City of Providence turns up the heat on Brown University and other tax-exempts
The City of Providence is revving up its battle with Brown University and other tax-exempt institutions, pressing for larger PILOT (payment in lieu of taxes) contributions to help stabilize the city’s finances.
A report approved today by Providence’s Commission on Revenue, Sustainability, and Efficiency puts the cost of city programs that serve nonprofits at just under $165 million. The report recommends PILOTS “be set in an amount equal to 16% to 22% of the amount otherwise due for property tax, subject to offsets for a carefully defined class of benefits to the City of up to one-half of the indicted PILOT payment.”
The document, entitled “A System Out of Balance” — also recommends:
— In the FY 2012 budget, the City set a target of $7 million in additional PILOT payments above the current funding level of $2 million. This would result in a total PILOT program of $9 million. This does not offset the cost of providing city services to nonprofits.
— The Subcommittee recommends raising the global PILOT target to $13.3 [million] to $18 million to offset the cost of City services provided by the nonprofits.
In an interview after the meeting, Finance Committee chairman John Igliozzi called increased payments from tax-exempt institutions a necessity for Providence’s fiscal stability.
Mayor Angel Taveras issued a statement notable for its tough rhetoric:
I commend the Commission to Study Revenue Sustainability and Effectiveness for its analysis, which makes very clear that one of our biggest barriers to creating a balanced, competitive revenue structure in Providence is the failure of Brown University and our city’s other tax-exempt institutions to contribute fairly for the city services they use. The taxpayers have sacrificed. Our labor unions have sacrificed. It’s time for Brown and the other tax-exempts to step up and contribute fairly to the city they call home.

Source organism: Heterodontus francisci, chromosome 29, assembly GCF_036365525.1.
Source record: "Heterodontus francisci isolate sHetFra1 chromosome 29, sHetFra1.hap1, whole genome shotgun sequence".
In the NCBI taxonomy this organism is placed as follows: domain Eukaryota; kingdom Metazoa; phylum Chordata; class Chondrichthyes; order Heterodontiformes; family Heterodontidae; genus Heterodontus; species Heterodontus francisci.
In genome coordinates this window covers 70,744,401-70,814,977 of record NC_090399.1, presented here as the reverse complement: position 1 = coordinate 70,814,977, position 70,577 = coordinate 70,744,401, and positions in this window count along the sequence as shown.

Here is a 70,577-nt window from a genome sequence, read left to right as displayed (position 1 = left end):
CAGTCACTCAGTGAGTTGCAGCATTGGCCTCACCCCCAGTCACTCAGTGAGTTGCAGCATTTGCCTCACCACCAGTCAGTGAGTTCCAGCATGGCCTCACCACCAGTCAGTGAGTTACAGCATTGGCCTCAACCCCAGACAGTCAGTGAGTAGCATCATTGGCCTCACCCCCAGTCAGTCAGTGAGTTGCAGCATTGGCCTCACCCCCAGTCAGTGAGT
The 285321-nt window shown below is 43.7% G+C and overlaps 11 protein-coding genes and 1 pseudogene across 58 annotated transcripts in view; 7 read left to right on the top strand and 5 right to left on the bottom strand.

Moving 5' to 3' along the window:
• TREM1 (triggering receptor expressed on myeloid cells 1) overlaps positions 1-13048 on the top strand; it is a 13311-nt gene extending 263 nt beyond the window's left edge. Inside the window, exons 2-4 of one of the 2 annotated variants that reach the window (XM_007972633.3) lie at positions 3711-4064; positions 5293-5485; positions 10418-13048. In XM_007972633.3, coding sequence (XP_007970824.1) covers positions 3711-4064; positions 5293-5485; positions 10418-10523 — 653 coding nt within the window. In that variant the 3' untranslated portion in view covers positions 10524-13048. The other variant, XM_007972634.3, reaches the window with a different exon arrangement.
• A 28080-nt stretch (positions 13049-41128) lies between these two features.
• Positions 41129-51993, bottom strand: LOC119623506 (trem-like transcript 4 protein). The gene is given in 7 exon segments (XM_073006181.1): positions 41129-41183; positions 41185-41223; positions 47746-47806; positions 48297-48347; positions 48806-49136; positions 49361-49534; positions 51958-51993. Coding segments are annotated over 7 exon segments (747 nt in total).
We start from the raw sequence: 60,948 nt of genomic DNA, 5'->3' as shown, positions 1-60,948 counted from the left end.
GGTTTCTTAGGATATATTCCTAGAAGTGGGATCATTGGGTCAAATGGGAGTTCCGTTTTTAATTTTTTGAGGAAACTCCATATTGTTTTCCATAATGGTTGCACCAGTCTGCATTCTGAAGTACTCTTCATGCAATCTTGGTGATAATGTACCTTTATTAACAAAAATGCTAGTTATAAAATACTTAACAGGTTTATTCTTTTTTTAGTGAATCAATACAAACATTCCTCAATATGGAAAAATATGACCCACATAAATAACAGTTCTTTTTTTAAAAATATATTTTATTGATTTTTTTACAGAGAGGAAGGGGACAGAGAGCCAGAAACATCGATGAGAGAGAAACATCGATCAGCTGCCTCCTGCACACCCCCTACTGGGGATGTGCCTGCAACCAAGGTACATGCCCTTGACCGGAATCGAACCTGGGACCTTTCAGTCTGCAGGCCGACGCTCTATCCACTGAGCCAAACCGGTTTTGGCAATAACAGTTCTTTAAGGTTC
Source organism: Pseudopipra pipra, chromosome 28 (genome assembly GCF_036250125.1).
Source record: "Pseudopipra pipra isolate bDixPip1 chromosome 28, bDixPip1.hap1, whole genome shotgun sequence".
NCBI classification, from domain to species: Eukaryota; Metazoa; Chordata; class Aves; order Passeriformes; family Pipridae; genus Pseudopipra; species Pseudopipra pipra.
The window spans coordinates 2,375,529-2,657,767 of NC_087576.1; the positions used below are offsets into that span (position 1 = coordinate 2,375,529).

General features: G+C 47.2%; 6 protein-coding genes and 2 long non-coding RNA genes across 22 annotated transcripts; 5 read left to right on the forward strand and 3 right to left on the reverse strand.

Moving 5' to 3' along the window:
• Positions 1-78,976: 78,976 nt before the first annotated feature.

Daniel Egan, a representative for Brown and other universities in Providence, was one of a cluster of lobbyists for the tax-exempts attending the City Hall meeting.
Egan reacted favorably to the report’s “rubric” approach, using a variety of indicators, to gauge PILOT payments. “With regard to additional dollars, we would question how they got to that number,” he added. “We would question some of the math.”
Egan said the institutions he represents welcome additional dialogue, but he added that a push for additional cash payments to the city is likely to face stiff resistance.
The City Council will be the next stop for the commission’s report
Making property taxes more competitive in Providence is the other prime recommendations in the report.
The report says Providence’s property tax structure is the second most burdensome in the country, after Detroit’s. The document — called “A System Out of Balance” — says its recommendations, if implemented, would make:
— Providence’s business tax burden less uncompetitive by reducing both the commercial tax rate and the tangible tax rate by 9.9% and 5.7% respectively.
— Reduce the property tax rate on non-owner occupied property by 5.9%
— Maintain the efffective owner-occupied residential tax rate.